Hen Asem

The Fredericksburg Area Museum will launch its yearlong ‘Hen Asem’ series, sponsored by the City of Fredericksburg, with a kickoff event on Wednesday evening. The program’s logo incorporates branches (Nyame Nti) and a bird (known as a Sankofa bird), which are adinkra symbols.

Hen Asem, derived from the Akan–Twi words of the Ghanaian language, means “Our Story,” and in keeping with the theme, the Fredericksburg Area Museum is set to tell the story of African–American history in the area.

To commemorate the 400th anniversary of the arrival of African–Americans in the English colonies, in 1619 at Point Comfort, Va., the museum will a host yearlong program series titled “Hen Asem.”

In May of 2017, the 115th U.S. Congress established the 400 years of African American History Commission to develop and promote programs and activities throughout the United States, according to a museum press release.

The “Hen Asem” kickoff, which will be held on Feb. 6 at 6 p.m. at the museum, will present the programs and offer a forum on the upcoming events celebrating African–American history, said Melanie Johnson, the museum’s development and marketing manager.

The program will include regular installments—about every month—to commemorate the anniversary.

“It’ll be lecture series. We’ll have a traditional African dance group that’ll perform in Market Square, a film documentary, school events and workshops. It’ll be a varying program with a little bit of everything throughout the whole year,” Johnson said.

The state of Virginia kicked off its commemoration in October and the museum supports that initiative as well.

“The statewide initiative is important to our community not only to residents that have relocated here, but we have a long tradition of families and residents who have been here pre- and post-Civil War,” Johnson said. “This program series is a unique, diverse way to share the early history of the African–American history here in the area.”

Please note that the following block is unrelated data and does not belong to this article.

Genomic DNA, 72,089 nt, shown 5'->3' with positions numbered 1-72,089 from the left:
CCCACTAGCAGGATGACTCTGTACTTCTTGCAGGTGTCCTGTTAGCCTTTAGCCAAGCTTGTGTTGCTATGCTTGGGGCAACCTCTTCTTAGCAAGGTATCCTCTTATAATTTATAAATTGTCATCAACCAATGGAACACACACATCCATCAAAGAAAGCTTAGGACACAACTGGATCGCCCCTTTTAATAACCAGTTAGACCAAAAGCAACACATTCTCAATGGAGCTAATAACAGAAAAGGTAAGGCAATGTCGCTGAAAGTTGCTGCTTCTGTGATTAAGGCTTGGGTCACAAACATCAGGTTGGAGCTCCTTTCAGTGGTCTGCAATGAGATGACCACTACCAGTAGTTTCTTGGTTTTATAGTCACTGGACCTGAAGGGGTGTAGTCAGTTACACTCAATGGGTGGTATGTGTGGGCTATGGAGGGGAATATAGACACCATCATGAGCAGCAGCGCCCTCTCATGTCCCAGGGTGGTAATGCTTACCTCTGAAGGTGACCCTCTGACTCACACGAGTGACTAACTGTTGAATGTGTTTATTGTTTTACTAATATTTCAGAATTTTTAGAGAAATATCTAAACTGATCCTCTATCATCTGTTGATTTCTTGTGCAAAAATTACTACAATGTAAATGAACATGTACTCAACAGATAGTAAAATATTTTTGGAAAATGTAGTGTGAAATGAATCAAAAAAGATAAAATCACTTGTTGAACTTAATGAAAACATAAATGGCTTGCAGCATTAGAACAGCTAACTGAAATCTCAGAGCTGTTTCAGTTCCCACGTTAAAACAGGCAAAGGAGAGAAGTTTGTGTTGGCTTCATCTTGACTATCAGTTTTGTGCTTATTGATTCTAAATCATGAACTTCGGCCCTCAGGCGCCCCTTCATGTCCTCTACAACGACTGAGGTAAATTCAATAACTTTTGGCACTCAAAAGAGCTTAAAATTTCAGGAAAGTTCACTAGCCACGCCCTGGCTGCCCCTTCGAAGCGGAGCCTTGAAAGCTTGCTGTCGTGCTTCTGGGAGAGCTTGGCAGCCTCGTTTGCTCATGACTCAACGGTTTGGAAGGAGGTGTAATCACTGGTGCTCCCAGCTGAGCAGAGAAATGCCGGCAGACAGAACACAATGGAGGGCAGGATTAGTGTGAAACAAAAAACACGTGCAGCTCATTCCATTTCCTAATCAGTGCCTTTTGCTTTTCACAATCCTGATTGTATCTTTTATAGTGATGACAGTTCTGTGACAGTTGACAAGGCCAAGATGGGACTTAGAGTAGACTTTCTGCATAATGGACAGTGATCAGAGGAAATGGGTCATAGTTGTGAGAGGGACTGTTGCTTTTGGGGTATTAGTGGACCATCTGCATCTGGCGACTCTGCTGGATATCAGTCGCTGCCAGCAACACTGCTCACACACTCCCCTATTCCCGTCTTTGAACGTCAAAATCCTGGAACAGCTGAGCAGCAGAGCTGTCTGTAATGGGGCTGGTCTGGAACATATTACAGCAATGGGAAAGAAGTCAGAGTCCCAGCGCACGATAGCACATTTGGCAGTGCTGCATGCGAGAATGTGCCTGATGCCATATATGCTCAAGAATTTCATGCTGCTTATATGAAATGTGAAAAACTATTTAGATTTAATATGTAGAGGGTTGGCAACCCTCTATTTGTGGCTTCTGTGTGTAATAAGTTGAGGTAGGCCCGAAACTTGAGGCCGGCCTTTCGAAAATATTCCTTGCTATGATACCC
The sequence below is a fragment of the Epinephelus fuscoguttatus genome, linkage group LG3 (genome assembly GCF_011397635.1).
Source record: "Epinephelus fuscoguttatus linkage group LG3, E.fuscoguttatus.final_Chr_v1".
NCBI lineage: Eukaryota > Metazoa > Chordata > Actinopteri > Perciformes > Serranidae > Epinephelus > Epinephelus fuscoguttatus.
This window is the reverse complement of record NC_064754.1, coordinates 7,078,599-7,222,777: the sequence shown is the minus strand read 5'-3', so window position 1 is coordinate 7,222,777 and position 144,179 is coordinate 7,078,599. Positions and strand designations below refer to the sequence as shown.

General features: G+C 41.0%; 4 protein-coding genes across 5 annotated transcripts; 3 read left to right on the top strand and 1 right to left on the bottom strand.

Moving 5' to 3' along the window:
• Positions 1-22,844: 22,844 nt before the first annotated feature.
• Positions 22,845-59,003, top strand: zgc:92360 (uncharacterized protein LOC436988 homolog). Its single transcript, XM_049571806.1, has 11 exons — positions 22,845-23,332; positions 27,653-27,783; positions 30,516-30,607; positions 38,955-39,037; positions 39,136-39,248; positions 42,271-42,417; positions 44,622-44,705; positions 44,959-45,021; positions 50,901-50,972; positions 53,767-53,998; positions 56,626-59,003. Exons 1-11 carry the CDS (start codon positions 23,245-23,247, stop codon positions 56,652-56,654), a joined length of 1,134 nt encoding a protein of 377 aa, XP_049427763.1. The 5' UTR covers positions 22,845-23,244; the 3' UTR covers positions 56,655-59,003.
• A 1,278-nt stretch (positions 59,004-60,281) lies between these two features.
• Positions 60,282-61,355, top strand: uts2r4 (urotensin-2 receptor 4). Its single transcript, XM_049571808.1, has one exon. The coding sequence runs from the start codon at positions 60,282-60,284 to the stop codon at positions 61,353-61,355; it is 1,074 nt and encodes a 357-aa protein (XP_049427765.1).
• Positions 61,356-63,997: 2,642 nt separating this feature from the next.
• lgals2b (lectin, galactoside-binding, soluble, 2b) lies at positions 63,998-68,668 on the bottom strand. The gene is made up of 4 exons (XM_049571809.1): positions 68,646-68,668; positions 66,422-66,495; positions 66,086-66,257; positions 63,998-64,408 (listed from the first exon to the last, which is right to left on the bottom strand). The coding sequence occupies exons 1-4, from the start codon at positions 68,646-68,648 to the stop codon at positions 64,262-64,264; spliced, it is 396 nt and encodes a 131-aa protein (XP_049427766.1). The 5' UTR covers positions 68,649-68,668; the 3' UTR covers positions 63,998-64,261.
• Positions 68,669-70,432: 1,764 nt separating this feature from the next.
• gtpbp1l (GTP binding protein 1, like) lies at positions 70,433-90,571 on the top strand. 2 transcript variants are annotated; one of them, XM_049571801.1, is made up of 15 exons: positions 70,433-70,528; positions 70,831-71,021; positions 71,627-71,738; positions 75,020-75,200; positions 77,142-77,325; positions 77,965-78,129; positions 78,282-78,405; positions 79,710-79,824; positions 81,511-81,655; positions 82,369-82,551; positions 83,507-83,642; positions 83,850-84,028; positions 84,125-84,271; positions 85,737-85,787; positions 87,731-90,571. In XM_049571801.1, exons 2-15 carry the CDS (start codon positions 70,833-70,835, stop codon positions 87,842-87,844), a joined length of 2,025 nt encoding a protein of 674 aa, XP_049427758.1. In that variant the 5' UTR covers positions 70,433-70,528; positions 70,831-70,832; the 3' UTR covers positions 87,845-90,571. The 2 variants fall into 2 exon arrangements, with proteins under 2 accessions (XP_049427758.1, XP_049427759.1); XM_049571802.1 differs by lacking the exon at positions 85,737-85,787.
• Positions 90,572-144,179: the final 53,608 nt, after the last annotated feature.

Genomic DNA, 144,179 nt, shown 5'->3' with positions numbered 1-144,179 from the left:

Ghanaian President Nana Addo Dankwa Akufo-Addo has declared 2019 as the “Year of Return” for descendants Africans captured and brought to the Americas as slaves.

“The year of return is just recognition of the importance of understanding the commemorative year, to acknowledge history of how its affected and shaped our nation,” Johnson said. “Hopefully the programs we have along the way will speak to that evolution of the country through that voice.”

Johnson said the City of Fredericksburg, which is sponsoring “Hen Asem,” saw the value in the programming. It made sense for FAM to host the program since it aligned with the museum’s mission, and the museum has the capacity to present such things as “Hen Asem.”

Fredericksburg Mayor Mary Katherine Greenlaw said that the museum’s presentations compliments Fredericksburg’s work on the International Coalition of Sites of Conscience, an international network of museums that work to connect past struggles with human rights initiatives of today.

“This program is well timed to compliment the work our community has taken on with the International Coalition of Sites of Conscience over the past year, and its launch in Black History Month is appropriate. The City is proud to partner in this program offering,” Greenlaw said in the press release.

Fredericksburg Councilmember Chuck Frye said the program will shed light on unheard stories of the community.

“This program’s theme echoes what I have been saying for some time, we have so many untold stories of who we are—let’s work together to tell them. I am happy the city is partnering with the Fredericksburg Area Museum to continue an important community conversation about our complete history,” Frye stated in the press release.

Johnson said she hopes the community gets involved in the program that will highlight the continuing influence and impact that the African–American community has had on Fredericksburg and the surrounding area.

“What we hope to achieve is to get the community engaged and excited about this program and talk from a larger perspective of why we’re doing this and how the museum fits into this and why the city is involved,” Johnson said. “We just hope that everyone can participate, and we look forward to it.”

Mark Walker is a freelance writer from Stafford.

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